Associated Press

JAKARTA, Indonesia (AP) – Police have arrested three more people for a spate of bombings in the capital, raising the total number of suspects to 30, officers said Wednesday.

Police Col. Alex Bambang Riatmodjo said the men were detained Tuesday night in the city of Bandung, about 150 kilometers (90 miles) southeast of Jakarta.

He said the latest suspects were not directly involved in the bombings, but allegedly supplied guns and ammunition to those who carried out the attacks.

News reports said the three were arrested in possession of a grenade, three handguns, and 129 round of ammunition.

On the weekend, police detained 27 suspects for the bombings, including two Indonesian soldiers who were apprehended after an exchange of gunfire.

Army chief of staff Gen. Tyasno Sudarto said one of the two military personnel was a member of the army’s strategic reserve. The other belongs to the crack Kopassus commando unit, which specializes in counter-terrorist tactics and has been accused of human rights abuses.

Sudarto described the bombings, including one at the Jakarta Stock Exchange that left 15 people dead on Sept. 13, as “terrorist acts” and promised to take firm action against the two soldiers.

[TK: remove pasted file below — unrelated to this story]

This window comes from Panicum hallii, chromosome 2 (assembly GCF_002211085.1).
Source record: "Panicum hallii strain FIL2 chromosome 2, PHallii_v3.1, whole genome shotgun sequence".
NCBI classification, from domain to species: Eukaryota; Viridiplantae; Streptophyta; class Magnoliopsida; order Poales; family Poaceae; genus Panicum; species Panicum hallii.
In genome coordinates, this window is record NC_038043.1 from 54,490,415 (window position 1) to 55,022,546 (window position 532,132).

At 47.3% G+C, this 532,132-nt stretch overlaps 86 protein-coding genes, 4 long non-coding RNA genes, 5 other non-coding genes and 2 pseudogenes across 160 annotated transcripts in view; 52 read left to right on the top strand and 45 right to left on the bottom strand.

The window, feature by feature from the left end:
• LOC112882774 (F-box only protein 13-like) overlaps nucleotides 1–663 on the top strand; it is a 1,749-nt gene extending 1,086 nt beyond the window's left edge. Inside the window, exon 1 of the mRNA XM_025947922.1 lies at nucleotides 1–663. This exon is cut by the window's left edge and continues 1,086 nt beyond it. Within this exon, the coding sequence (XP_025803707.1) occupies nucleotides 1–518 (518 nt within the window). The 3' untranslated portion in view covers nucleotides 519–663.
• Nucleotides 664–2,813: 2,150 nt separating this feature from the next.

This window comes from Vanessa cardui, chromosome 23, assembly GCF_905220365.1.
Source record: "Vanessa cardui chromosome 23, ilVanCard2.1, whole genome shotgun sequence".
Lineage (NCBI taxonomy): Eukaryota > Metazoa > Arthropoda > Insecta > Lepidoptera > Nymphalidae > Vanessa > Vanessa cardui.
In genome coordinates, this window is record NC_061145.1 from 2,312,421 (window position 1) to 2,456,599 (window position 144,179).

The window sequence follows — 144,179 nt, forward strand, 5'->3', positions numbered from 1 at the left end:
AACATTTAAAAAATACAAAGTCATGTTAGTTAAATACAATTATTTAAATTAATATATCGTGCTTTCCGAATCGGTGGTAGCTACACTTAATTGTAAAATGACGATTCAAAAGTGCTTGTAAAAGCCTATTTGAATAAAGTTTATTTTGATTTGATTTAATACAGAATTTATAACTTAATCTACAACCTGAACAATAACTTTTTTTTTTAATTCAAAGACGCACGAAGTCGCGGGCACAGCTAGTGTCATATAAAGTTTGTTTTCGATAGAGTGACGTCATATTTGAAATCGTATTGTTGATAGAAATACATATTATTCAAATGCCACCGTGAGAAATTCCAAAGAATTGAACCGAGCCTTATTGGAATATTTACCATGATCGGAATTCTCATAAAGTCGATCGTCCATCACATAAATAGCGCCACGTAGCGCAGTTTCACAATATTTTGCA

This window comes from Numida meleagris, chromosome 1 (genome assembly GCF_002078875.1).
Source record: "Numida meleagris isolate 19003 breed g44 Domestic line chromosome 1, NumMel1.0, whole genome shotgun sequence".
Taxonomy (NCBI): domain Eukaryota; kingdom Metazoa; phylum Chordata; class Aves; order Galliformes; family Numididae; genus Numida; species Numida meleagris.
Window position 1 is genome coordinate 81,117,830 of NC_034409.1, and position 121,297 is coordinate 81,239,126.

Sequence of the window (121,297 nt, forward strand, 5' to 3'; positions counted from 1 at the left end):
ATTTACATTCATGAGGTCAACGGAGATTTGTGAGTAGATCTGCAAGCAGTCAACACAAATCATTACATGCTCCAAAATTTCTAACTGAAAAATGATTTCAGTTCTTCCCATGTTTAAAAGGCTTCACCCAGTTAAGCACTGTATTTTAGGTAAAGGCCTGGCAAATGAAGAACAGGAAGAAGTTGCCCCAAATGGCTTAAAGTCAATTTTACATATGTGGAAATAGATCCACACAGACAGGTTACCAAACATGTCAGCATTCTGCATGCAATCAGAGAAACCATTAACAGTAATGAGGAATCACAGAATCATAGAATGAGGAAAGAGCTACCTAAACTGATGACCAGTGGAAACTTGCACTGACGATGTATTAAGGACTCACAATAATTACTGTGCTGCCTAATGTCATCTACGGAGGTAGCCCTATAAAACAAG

Indonesia’s Vice President Megawati Sukarnoputri visited Kopassus headquarters in Jakarta on Wednesday and said the arrest of one of their members should not shame the whole corps.

She said she hoped the U.S.-trained special forces would be able to “maintain their good name” by being loyal to the state and the government.

Kopassus members also trained and armed the murderous militia gangs in East Timor that killed hundreds and destroyed the territory after its people voted for independence in a U.N. referendum last year.

In addition to the blast at the stock exchange, there have been several other bombings recently, including a car bomb outside the Philippine ambassador’s residence that killed two people and injured dozens.

The blasts had coincided with advances in a corruption case against former dictator Suharto, and many have speculated they were the work of his supporters and elements of the security forces opposed to Wahid’s democratic reforms.